Movie Review: If David Lynch had made “The Breakfast Club” “Knives and Skin” might be the result


Imagine “The Breakfast Club” set in “Twin Peaks.”

There’s a mysterious disappearance, adults misbehaving or just plain mentally ill and their kids acting out, toying with adult perversions, obsessed with menstruation and singing, in plaintive choral settings, the music of The Go Go’s, New Order and Cyndi Lauper.

In “Knives and Skin,” writer-director Jennifer Reeder (“Signature Move”) lays out a lifetime of obsessions in a moody, atmospheric period piece that isn’t a period piece. It’s uneven, frustrating here and there, icky there and here. And it’s a picture that, like a hormonal teen, puzzles through the uncertain emotions, observed hypocrisy and sexual/fashion experimentation as one makes up one’s mind about such things.

It begins with a hook-up, or near hook-up. Pretty marching band member Carolyn (Raven Whitley) gone for a ride with jock Andy (Ty Olwin) with certain expectations and demands. She doesn’t want her new glasses broken.

“I actually DON’T want to see what’s about to happen,” she buzzkills. I nasty love-scratch on his forehead. But no kissing on the mouth, and then…”I changed my mind!”

Andy ditches her, sans glasses, in the middle of nowhere. Carolyn never makes it home.

Her classmates — including friends who had a rock band with her as their drummer — are ill-equipped to deal with the shock. Her school chorus-leader mom (Marika Engelhardt) goes straight into denial.

“Can I have Renee (his wife) send over a casserole?” the sheriff (James Vincent Meredith) wants to know.

“I don’t think it’s time for a casserole, yet,” she intones. Time passes, and Mrs. Harper grows more deluded, speaking to the student body as if Carolyn is merely late, and assuming that she shares her mother’s musical priorities.

“She’s missed three marching band practices in a row,” she tells the kids. “She’s gonna get kicked out!”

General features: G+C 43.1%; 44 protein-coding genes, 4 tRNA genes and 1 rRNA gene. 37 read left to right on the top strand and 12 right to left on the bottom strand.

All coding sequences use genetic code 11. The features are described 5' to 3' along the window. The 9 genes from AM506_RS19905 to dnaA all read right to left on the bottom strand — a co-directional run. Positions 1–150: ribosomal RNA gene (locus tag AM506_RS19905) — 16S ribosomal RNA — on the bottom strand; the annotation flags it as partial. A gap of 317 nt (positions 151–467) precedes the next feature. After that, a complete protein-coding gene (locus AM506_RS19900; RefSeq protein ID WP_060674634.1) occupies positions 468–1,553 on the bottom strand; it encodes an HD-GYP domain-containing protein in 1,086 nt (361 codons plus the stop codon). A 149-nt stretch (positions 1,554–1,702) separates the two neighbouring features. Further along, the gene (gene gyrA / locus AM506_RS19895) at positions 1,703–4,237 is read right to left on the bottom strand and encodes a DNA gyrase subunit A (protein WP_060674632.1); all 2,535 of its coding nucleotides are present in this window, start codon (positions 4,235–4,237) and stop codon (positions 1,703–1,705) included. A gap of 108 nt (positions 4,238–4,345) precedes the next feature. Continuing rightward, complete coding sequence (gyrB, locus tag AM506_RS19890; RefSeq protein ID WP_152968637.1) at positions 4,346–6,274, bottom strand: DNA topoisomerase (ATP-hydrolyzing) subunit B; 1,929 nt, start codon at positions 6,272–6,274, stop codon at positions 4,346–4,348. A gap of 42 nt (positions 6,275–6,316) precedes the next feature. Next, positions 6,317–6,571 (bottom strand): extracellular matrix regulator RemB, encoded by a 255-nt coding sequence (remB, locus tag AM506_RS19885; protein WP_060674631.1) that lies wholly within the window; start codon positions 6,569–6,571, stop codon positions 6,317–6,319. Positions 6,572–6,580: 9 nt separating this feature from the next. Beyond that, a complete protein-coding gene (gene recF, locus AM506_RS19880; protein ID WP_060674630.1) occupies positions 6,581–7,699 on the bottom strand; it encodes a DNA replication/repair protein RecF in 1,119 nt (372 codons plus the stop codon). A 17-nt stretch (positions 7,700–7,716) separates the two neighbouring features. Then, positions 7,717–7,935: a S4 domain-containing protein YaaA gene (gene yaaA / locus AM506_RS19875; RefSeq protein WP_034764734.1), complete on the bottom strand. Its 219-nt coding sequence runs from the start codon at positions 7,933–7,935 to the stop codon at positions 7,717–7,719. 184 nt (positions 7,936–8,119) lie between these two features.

Joanna (Grace Smith) used to be a friend. Now, she and her circle ponder Carolyn’s fate, judge her even though they’re not blind to the raving dysfunction in their own families. and in Joanna’s case toying with adults obsessed with teen sexuality. Carolyn?”

“I ignored her, like everybody else.”

Tampon gags, underwear sales to pervs, a grandma (Marilyn Dodds Frank) who gets her jollies from porn and nude-modeling for art student, an unemployed father who dresses in clown makeup to cheat on the madwoman (Audrey Francis) he is married to, fashion and makeup statements straight out of Madonna/Adam Ant-era MTV (Maybe it IS a period piece)  — there’s a lot to process here.

Perhaps the writer-director should have tried, you know, processing it.

That’s why “Knives and Skin” feels like a TV pilot, a “Twin Peaks” with music instead of lumber, no diner and no “damned good coffee.”

A stand-out moment, Carolyn’s mother smells her daughter’s scent in the car she was last seen alive in, smelling her even on the boy (Olwin) she was last seen with. Will she solve the disappearance with just her nose?

Reeder is better at landing a pithy line and maintaining a creepy tone than she is at pacing and the beginning-middle-end story story structure of a missing teenager tale.

She casts unknowns to little knowns, rarely identifying look-alike characters, leaving the viewer in the dark about who relates to whom, in some instances.

She had the makings for a cult film, a “midnight movie” as its distributor (IFC Midnight) no doubt hopes. But it’s entirely too scattered, sacrificing coherence, loaded down with characters who are more clutter than carriers of plot and substance.


MPAA Rating: unrated, bloody violence, sexual situations, profanity

Cast: Grace Smith, Marika Engelhardt, Kate Arrington,  James Vincent Meredith, Kayla Carter,  Tom Hopper, Ty Olwin, Emma  Ladji and Ra, Robert T. Cunningham and Raven Whitley

Credits: Written and directed by Jennifer Reeder. An IFC Midnight release.

Running time: 1:48

About Roger Moore

Movie Critic, formerly with McClatchy-Tribune News Service, Orlando Sentinel, published in Spin Magazine, The World and now published here, Orlando Magazine, Autoweek Magazine
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